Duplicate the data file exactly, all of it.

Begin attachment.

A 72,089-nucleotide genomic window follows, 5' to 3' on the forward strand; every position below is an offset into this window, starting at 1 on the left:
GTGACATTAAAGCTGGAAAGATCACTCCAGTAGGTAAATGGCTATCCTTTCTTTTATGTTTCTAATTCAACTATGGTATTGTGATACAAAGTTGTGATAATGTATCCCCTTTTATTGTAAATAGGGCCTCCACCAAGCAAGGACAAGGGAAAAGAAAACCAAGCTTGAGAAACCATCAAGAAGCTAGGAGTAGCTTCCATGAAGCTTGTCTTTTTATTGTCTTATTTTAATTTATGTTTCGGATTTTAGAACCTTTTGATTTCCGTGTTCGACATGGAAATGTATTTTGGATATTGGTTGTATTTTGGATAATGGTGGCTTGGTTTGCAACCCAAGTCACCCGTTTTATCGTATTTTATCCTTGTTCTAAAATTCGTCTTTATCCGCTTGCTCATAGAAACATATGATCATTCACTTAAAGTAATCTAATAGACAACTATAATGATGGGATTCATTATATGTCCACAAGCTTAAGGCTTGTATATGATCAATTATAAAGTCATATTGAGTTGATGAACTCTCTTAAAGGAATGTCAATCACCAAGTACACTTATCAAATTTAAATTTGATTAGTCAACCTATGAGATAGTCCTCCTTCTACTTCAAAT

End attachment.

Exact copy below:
A 72,089-nucleotide genomic window follows, 5' to 3' on the forward strand; every position below is an offset into this window, starting at 1 on the left:
GTGACATTAAAGCTGGAAAGATCACTCCAGTAGGTAAATGGCTATCCTTTCTTTTATGTTTCTAATTCAACTATGGTATTGTGATACAAAGTTGTGATAATGTATCCCCTTTTATTGTAAATAGGGCCTCCACCAAGCAAGGACAAGGGAAAAGAAAACCAAGCTTGAGAAACCATCAAGAAGCTAGGAGTAGCTTCCATGAAGCTTGTCTTTTTATTGTCTTATTTTAATTTATGTTTCGGATTTTAGAACCTTTTGATTTCCGTGTTCGACATGGAAATGTATTTTGGATATTGGTTGTATTTTGGATAATGGTGGCTTGGTTTGCAACCCAAGTCACCCGTTTTATCGTATTTTATCCTTGTTCTAAAATTCGTCTTTATCCGCTTGCTCATAGAAACATATGATCATTCACTTAAAGTAATCTAATAGACAACTATAATGATGGGATTCATTATATGTCCACAAGCTTAAGGCTTGTATATGATCAATTATAAAGTCATATTGAGTTGATGAACTCTCTTAAAGGAATGTCAATCACCAAGTACACTTATCAAATTTAAATTTGATTAGTCAACCTATGAGATAGTCCTCCTTCTACTTCAAAT